Big thank you from

Laughter with the townies that turned to tears

by The Rambler 05/04/2002


WERE there really more long, hot days in summer before the War, or does it seem so because we enjoyed them so much when we were young?

There always was great craic around Barton's Bay. The lough shore used to be thronged with townies and we always headed there on our bikes from seven o'clock onwards.

The notorious Lough Neagh flies were usually about as well - swarms of them - and we loved to shake a bush just to see them come off it like smoke and envelop the townies.

When rain threatened they were a menace. Riding a bike you could have seen them hovering like low clouds near head level. They were all wings and no bodies, but they_ would have smarted the eyes out of you. And the more you rubbed, the worse it got. Often we had to go and pump cold water over our eyes to wash the beggars out.

Holidaying townies were nearly as numerous as the flies, relatively speaking. When hot weather drove them out of the wee houses in working-class Belfast streets, they headed for the country in droves - especially women and children.

There were no radios blaring then. The lassies just paraded the road in groups of three or four, and there was plenty of larking about but nothing unseemly.

"Hi! Mister! Give me a ride on your handlebars," they used to shout. Sometimes we did. Sometimes we encouraged them, but as they ran after us we kept moving away, teasing the life out of them.
There was one tall, fine looking lassie with auburn hair who used to cadge rides on the bars of bicycles - a real sport and game for a laugh. We only knew her as "Molly."

She was from somewhere around Carlisle Circus or the Mater Hospital and she used to tell us about her life as a probationer nurse.

When the war came many things changed. By that time our gang had gone their separate ways and memories of the light-hearted frolics around the Lough of a Summer evening had begun to fade.

I had started work in the city myself and on the day after the first air raid on April 16, 1941, 1 had taken a walk at lunch time as far as The Mater Hospital to see the extent of the damage.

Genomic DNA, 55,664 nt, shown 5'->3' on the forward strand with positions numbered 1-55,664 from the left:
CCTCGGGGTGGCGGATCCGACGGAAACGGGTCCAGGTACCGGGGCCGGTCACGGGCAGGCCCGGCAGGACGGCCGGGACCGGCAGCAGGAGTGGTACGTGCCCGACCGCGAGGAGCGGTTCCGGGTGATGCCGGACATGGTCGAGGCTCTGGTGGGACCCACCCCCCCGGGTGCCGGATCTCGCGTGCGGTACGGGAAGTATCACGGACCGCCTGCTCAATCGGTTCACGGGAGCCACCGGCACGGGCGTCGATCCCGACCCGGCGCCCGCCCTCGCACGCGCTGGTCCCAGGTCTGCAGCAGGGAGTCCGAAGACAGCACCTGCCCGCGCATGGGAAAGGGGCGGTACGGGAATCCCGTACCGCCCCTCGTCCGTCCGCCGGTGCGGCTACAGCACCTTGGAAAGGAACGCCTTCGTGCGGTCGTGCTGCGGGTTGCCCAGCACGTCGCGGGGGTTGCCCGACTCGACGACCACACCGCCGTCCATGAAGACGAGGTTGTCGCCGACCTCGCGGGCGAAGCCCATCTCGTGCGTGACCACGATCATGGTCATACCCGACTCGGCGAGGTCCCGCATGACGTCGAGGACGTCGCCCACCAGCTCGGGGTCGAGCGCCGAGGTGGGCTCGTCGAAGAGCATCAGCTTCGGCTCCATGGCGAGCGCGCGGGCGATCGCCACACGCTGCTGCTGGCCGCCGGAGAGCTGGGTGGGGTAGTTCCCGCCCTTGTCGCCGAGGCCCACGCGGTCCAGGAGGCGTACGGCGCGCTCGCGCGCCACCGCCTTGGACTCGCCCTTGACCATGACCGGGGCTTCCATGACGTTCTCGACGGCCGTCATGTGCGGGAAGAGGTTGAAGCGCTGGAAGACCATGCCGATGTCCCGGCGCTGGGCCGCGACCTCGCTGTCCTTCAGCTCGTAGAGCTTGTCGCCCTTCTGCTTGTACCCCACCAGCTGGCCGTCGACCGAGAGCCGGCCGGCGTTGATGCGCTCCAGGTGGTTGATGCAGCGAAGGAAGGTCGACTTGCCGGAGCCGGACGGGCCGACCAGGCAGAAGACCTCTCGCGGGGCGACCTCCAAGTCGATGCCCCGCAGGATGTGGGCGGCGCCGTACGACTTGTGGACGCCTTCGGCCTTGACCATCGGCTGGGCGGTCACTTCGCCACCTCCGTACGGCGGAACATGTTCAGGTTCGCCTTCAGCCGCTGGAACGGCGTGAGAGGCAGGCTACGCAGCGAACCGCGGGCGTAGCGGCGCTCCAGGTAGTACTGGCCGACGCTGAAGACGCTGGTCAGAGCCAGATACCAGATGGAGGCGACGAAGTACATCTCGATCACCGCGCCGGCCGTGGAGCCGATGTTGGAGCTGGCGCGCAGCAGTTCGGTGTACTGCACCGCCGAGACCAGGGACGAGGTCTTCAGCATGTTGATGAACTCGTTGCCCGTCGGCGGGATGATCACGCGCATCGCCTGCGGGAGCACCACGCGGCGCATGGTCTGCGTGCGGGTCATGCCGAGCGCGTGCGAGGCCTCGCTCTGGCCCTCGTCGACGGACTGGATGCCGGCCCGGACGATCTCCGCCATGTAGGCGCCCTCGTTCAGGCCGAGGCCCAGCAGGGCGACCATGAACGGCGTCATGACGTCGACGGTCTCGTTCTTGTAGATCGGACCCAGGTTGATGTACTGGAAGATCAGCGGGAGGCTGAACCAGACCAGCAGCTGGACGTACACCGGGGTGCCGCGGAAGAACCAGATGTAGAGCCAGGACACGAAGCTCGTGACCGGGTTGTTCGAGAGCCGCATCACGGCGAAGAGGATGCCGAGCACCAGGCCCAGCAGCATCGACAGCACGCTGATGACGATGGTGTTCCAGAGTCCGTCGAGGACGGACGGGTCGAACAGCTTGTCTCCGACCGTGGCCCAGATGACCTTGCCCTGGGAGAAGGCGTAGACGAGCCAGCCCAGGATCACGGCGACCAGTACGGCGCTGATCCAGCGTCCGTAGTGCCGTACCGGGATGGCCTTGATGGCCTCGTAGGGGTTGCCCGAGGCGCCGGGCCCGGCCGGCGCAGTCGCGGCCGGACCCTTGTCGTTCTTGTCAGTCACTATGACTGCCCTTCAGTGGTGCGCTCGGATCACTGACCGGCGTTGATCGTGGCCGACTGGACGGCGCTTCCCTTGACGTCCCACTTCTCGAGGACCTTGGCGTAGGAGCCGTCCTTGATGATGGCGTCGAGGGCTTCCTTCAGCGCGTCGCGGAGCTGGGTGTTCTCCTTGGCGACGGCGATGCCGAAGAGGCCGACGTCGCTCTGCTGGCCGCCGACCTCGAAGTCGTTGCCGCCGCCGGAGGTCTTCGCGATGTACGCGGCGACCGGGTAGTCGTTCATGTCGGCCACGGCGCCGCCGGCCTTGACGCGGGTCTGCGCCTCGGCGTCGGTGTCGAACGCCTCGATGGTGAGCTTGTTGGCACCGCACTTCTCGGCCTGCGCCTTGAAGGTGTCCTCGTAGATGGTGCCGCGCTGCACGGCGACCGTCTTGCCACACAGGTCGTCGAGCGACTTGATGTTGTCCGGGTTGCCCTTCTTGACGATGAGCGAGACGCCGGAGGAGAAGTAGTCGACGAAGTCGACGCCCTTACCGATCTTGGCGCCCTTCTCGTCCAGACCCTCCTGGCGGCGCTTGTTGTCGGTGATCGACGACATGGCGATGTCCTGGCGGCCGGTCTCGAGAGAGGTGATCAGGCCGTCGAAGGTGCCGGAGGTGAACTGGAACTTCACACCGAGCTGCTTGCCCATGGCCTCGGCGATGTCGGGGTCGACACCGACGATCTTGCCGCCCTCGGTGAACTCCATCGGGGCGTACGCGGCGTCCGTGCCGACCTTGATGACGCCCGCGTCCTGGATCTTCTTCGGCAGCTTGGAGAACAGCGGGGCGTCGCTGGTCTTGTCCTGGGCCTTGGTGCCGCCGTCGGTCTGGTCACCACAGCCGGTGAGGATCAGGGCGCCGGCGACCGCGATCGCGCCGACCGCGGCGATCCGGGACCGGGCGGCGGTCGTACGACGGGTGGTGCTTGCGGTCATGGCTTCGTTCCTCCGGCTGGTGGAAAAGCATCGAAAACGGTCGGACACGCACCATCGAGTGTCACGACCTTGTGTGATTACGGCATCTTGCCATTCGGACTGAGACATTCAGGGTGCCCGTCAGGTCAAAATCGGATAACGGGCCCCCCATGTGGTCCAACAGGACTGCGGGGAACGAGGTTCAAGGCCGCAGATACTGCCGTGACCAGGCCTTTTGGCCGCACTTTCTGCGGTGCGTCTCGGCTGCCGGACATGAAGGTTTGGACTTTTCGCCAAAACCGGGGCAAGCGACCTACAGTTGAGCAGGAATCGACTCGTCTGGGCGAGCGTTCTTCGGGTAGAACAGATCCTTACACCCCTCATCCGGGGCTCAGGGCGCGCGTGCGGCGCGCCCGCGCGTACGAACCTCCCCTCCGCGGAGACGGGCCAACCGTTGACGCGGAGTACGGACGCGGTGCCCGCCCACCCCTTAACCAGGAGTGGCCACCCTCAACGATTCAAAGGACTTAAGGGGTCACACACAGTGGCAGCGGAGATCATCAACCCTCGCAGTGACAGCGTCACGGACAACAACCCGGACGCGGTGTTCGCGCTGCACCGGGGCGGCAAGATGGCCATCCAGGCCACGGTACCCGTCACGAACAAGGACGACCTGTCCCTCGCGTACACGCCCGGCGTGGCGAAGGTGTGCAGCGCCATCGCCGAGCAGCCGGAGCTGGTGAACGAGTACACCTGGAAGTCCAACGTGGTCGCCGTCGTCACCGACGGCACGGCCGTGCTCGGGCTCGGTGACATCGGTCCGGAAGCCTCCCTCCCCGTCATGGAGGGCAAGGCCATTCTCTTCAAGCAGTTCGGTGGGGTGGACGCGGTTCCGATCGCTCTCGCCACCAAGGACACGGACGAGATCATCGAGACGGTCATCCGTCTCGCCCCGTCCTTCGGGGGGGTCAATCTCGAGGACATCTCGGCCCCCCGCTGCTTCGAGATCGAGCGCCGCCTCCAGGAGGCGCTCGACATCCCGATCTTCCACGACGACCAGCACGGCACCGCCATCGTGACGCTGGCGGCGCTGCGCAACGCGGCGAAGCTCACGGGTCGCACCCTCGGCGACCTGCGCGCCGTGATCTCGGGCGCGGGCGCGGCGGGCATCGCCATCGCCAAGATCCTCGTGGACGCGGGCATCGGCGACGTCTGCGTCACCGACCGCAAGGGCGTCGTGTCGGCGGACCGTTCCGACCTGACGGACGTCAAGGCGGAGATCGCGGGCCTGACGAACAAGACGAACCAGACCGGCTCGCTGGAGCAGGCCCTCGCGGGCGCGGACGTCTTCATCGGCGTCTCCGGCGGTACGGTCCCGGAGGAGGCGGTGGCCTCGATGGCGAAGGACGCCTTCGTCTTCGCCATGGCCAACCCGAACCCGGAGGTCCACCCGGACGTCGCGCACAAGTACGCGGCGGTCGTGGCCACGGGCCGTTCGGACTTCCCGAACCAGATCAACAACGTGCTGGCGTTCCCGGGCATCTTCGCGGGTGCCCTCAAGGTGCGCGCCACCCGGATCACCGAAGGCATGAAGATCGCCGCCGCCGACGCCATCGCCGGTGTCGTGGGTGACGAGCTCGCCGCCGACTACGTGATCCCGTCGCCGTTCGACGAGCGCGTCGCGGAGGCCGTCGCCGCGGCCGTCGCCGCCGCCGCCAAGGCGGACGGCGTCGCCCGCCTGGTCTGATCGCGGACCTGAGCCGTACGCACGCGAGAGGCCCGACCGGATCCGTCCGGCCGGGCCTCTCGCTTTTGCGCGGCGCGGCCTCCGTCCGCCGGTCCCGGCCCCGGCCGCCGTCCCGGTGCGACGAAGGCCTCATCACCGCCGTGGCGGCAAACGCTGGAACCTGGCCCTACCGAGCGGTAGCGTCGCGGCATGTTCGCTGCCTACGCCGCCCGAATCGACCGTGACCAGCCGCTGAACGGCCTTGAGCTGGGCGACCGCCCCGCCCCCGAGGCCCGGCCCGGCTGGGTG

Later, when I headed for the station at Great Victoria Street, I found hundreds of people assembled in and around the entrance in a stampede out of the city. I had a season ticket and was familiar with the place so

I was able to reach the platform via the Glengall Street entrance and get aboard.

Outside the ticket barrier there was a sea of faces.

Every inch of space was crowded with desperate folk seeking escape from the nightmare of a city expecting another nocturnal onslaught by Hitler's bombers. Sixty one years on, memories crowd in at Easter.

I got home a little late. Train timetables had gone haywire but I was glad to be out of it. When I reached home I got the surprise of my life.

Who was there but Molly, with her was her husband, an Englishman who was an aircraft factory employee, and their two children.

One was about three and she told me her name was June. The other was a new-born baby. Like most other folk who had lived through the hell of the air-raid on Belfast of 15/16 April, they had spent a night on Cave Hill and when morning came they had fled with little more than what they stood up in. They had got a bus to Aghalee, and walked the last mile to our place.

Fortunately we had room but conveniences in the country then were rather primitive, and poor Molly had neither gas nor electricity to heat the baby's bottle, nor a handy shop to supply essentials.

When the second air raid of May 5 hit Belfast, she spent the whole night walking the landing, watching the glare in the sky, 20 miles away and listening to the occasional 'cramp' as another mine exploded.

The dull drone of heavy engines continued overhead for hours and we had difficulty in reassuring our guests that it was a long way from Belfast - and safe.

Next day when the impact of the terrible happening of that night hit us, we were not quite so complacent.

Molly's husband and I had to head off as usual, and Belfast was not a pretty sight on May 6, 1941, when all the public baths had been turned into morgues and devastation and acrid yellow smoke were everywhere.

Ulster Star